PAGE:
Discussion

      In infants, there is a near imperative to attend preferentially to the human face and social stimuli over nonsocial stimuli, even within minutes after birth (
      • Goren CC
      • Sarty M
      • Wu PY
      Visual following and pattern discrimination of face-like stimuli by newborn infants.
      ). However, as investigated in the present study, a subgroup of toddlers with ASD (~20%) do not show this preference. Instead, toddlers with this unique subtype of ASD prefer to examine DGI visually. A strong preference for moving geometric images over social images was highly specific to this ASD subtype compared with toddlers with typical development, language delay, and global developmental delay as well as unaffected siblings of toddlers with ASD.
      With specificity levels of 98%, the GeoPref test was able to signify ASD status in a subset of individual toddlers with very high accuracy and may be more powerful than other biomarker attempts at the behavioral (
      • Sheinkopf SJ
      • Iverson JM
      • Rinaldi ML
      • Lester BM
      Atypical cry acoustics in 6-month-old infants at risk for autism spectrum disorder.
      ,
      • Elsabbagh M
      • Fernandes J
      • Jane Webb S
      • Dawson G
      • Charman T
      • Johnson MH
      Disengagement of visual attention in infancy is associated with emerging autism in toddlerhood.
      ,
      • Wan MW
      • Green J
      • Elsabbagh M
      • Johnson M
      • Charman T
      • Plummer F
      Quality of interaction between at-risk infants and caregiver at 12-15 months is associated with 3-year autism outcome.
      ), genetic (
      • Matsunami N
      • Hadley D
      • Hensel CH
      • Christensen GB
      • Kim C
      • Frackelton E
      • et al.
      Identification of rare recurrent copy number variants in high-risk autism families and their prevalence in a large ASD population.
      ,
      • Glatt SJ
      • Tsuang MT
      • Winn M
      • Chandler SD
      • Collins M
      • Lopez L
      • et al.
      Blood-based gene expression signatures of infants and toddlers with autism.
      ,
      • Skafidas E
      • Testa R
      • Zantomio D
      • Chana G
      • Everall IP
      • Pantelis C
      Predicting the diagnosis of autism spectrum disorder using gene pathway analysis.
      ), and neuroimaging (
      • Shen MD
      • Nordahl CW
      • Young GS
      • Wootton-Gorges SL
      • Lee A
      • Liston SE
      • et al.
      Early brain enlargement and elevated extra-axial fluid in infants who develop autism spectrum disorder.
      ,
      • Eyler LT
      • Pierce K
      • Courchesne E
      A failure of left temporal cortex to specialize for language is an early emerging and fundamental property of autism.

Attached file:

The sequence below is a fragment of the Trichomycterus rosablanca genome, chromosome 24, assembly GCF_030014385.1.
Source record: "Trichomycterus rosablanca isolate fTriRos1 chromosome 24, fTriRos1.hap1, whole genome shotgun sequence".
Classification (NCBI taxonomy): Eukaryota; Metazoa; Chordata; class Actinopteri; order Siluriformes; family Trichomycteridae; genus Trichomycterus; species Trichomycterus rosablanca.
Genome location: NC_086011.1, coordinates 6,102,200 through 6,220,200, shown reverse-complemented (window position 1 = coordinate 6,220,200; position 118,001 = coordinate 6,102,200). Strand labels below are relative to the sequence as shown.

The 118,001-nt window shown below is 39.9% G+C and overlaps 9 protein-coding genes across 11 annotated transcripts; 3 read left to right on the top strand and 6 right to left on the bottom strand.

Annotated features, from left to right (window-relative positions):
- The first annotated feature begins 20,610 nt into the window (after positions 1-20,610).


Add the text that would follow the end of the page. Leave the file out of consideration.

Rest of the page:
,
      • Courchesne E
      • Karns C
      • Davis HR
      • Ziccardi R
      • Carper R
      • Tigue Z
      • et al.
      Unusual brain growth patterns in early life in patients with autistic disorder: An MRI study.
      ) levels. Eye-tracking technology is attractive as a potential tool in early identification and clinical evaluation efforts because patterns of eye gaze are objective, quantifiable behaviors based on neural systems known to be abnormal in ASD such as the visual attention system (
      • Townsend J
      • Courchesne E
      • Egaas B
      Slowed orienting of covert visual-spatial attention in autism: Specific deficits associated with cerebellar and parietal abnormality.
      ,
      • Belmonte MK
      • Yurgelun-Todd DA
      Functional anatomy of impaired selective attention and compensatory processing in autism.
      ,
      • Shi F
      • Wang L
      • Peng Z
      • Wee CY
      • Shen D
      Altered modular organization of structural cortical networks in children with autism.
      ).
      It has been clear since Kanner’s original definition of autism in the 1940s (
      • Kanner L
      Autistic disturbances of affective contact.
      ) that children with autism do not visually attend to cues in their environment, including social and nonsocial cues, to the same degree or in the same way as typically developing children (
      • Kanner L
      Autistic disturbances of affective contact.
      ,
      • Courchesne E
      • Townsend J
      • Akshoomoff NA
      • Saitoh O
      • Yeung-Courchesne R
      • Lincoln AJ
      • et al.
      Impairment in shifting attention in autistic and cerebellar patients.
      ,
      • Hobson RP
      • Lee A
      Hello and goodbye: A study of social engagement in autism.
      ,
      • Phillips W
      • Baron-Cohen S
      • Rutter M
      The role of eye contact in goal detection: Evidence from normal infants and children with autism or mental handicap.
      ,
      • Dawson G
      • Toth K
      • Abbott R